TSA’s 25,000 Security Lapses & How They Can Be Reduced

Earlier this week documents from the Transportation Security Administration (TSA) revealing more than 25,000 known security breaches since the agency took over airport security screening on the 13th of February 2002 became public knowledge during U.S. House Subcommittee on National Security hearings on TSA Oversight.

 

First off,  keep this in mind … 25,000+ known security breaches accounts for approximately 0.00045% of the approximately 5,500,000,000+ passengers the TSA has screened since coming into existence. Secondly, the 25,000+ known security breaches aren’t broken down into minor breaches or major breaches, which means that the TSA discovering knitting needles when they were banned back in 2003 in the post-security sterile zone is the same as the discovery of a loaded hand gun according to these documents.

 

While airport security breaches can never completely be eliminated, because there will always be those actively seeking to navigate their way around security, there are a number of ways the TSA can close major gaps in its security. The agency often fails to acknowledge certain primary security gaps, which can be summed up in a statement made by T.J. Orr, Charlotte Douglas International Airport’s (CLT) Director of Aviation, that states the TSA operates with “a rigid attitude of arrogance and bureaucracy.

 

Presently the TSA can reduce security breaches by changing its procedure and technology on two factors that lead to breaches in security being allowed to occur.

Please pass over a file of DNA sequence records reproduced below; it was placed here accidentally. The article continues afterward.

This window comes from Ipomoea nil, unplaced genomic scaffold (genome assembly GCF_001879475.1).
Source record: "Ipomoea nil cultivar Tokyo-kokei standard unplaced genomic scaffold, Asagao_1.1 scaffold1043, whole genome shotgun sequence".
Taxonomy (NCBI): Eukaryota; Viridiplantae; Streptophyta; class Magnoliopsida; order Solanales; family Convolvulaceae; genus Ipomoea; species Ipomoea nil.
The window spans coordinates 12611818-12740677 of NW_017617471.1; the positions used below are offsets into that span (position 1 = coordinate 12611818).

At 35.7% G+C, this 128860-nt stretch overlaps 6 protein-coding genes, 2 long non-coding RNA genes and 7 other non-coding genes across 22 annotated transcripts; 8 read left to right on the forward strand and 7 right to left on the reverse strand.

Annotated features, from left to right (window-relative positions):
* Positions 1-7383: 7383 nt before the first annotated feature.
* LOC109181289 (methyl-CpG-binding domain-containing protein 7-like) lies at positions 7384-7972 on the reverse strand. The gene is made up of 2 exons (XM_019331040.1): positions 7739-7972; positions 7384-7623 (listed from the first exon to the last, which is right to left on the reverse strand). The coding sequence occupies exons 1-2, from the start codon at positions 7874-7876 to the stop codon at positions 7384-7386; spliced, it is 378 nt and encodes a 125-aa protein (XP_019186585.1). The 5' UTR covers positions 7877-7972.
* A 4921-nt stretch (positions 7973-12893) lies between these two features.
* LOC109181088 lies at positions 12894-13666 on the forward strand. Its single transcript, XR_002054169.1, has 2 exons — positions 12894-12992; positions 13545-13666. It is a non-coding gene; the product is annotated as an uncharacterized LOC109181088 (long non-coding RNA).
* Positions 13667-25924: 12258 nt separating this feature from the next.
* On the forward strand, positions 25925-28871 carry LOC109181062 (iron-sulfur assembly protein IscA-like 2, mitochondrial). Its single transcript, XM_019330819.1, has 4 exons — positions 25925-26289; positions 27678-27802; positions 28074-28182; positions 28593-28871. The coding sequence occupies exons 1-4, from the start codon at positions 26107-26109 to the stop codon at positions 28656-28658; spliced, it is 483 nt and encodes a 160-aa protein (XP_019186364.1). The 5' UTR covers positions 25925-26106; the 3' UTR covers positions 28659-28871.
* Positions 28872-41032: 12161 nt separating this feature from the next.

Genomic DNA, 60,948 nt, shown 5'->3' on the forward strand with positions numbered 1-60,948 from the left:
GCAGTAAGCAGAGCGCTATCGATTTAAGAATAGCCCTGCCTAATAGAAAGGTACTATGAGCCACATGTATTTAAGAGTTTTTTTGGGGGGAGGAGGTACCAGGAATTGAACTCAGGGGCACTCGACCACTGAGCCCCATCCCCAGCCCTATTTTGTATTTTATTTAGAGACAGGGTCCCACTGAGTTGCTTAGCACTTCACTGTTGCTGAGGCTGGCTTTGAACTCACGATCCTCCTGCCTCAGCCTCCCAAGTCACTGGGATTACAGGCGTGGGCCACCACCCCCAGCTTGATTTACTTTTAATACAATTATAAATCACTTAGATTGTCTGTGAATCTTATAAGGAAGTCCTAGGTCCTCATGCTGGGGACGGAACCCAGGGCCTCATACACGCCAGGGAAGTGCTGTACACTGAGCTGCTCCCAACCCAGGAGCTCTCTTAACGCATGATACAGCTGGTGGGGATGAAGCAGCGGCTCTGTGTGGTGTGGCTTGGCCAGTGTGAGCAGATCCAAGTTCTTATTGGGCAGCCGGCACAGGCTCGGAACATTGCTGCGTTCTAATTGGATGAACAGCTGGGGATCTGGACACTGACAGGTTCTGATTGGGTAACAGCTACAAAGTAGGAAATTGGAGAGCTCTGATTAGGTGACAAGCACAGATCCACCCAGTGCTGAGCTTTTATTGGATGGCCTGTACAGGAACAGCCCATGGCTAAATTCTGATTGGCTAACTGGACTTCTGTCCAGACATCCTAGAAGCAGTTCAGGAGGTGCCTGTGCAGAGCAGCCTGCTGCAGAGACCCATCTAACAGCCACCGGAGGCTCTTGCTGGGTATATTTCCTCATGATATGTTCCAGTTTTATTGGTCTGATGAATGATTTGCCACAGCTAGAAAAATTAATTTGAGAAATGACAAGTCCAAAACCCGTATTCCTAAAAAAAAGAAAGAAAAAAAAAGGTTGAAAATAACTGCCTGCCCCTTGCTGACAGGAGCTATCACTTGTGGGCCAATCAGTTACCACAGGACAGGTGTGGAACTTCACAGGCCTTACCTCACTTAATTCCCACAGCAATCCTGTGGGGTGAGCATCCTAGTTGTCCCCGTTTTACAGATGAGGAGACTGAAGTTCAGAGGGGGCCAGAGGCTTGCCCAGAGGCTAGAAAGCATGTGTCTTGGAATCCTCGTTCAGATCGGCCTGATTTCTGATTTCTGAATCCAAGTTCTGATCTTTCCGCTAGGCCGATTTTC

1) Boarding Pass Verification – Presently when passenger identities are verified by TSA Travel Document Checkers (TCD), a passenger’s drivers license, passport or other identification are verified, but not their paper boarding pass.   While mobile boarding passes, in use by a limited number of passengers, and only available at a limited number of airports, are scanned by TSA TCDs for verification, paper boarding passes are not. TSA TCDs glance at a boarding pass to match a passenger’s name to their identification. Currently paper boarding passes lack key security features, such as an Aztec Barcode. Aztec Barcodes have existed for more than a decade, and are commonly in use every day, but the TSA has not worked with airlines to implement these impossible to forge barcodes and increase the verification of passenger identity.